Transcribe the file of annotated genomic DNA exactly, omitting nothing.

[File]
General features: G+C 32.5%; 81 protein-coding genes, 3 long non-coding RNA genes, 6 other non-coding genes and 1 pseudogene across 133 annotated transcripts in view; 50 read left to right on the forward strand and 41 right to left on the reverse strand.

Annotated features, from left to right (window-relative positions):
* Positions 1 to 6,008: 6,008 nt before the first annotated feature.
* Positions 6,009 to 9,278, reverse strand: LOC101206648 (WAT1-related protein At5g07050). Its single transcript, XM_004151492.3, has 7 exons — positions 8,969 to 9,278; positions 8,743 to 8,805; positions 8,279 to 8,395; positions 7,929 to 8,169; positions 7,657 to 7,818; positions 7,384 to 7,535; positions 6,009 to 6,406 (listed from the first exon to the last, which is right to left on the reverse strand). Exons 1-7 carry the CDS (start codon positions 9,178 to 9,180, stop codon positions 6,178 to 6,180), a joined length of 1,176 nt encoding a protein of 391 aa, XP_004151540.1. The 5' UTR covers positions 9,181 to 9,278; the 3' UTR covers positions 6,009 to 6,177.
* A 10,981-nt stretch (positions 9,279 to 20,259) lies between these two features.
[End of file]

General features: G+C 32.5%; 81 protein-coding genes, 3 long non-coding RNA genes, 6 other non-coding genes and 1 pseudogene across 133 annotated transcripts in view; 50 read left to right on the forward strand and 41 right to left on the reverse strand.

Annotated features, from left to right (window-relative positions):
* Positions 1 to 6,008: 6,008 nt before the first annotated feature.
* Positions 6,009 to 9,278, reverse strand: LOC101206648 (WAT1-related protein At5g07050). Its single transcript, XM_004151492.3, has 7 exons — positions 8,969 to 9,278; positions 8,743 to 8,805; positions 8,279 to 8,395; positions 7,929 to 8,169; positions 7,657 to 7,818; positions 7,384 to 7,535; positions 6,009 to 6,406 (listed from the first exon to the last, which is right to left on the reverse strand). Exons 1-7 carry the CDS (start codon positions 9,178 to 9,180, stop codon positions 6,178 to 6,180), a joined length of 1,176 nt encoding a protein of 391 aa, XP_004151540.1. The 5' UTR covers positions 9,181 to 9,278; the 3' UTR covers positions 6,009 to 6,177.
* A 10,981-nt stretch (positions 9,279 to 20,259) lies between these two features.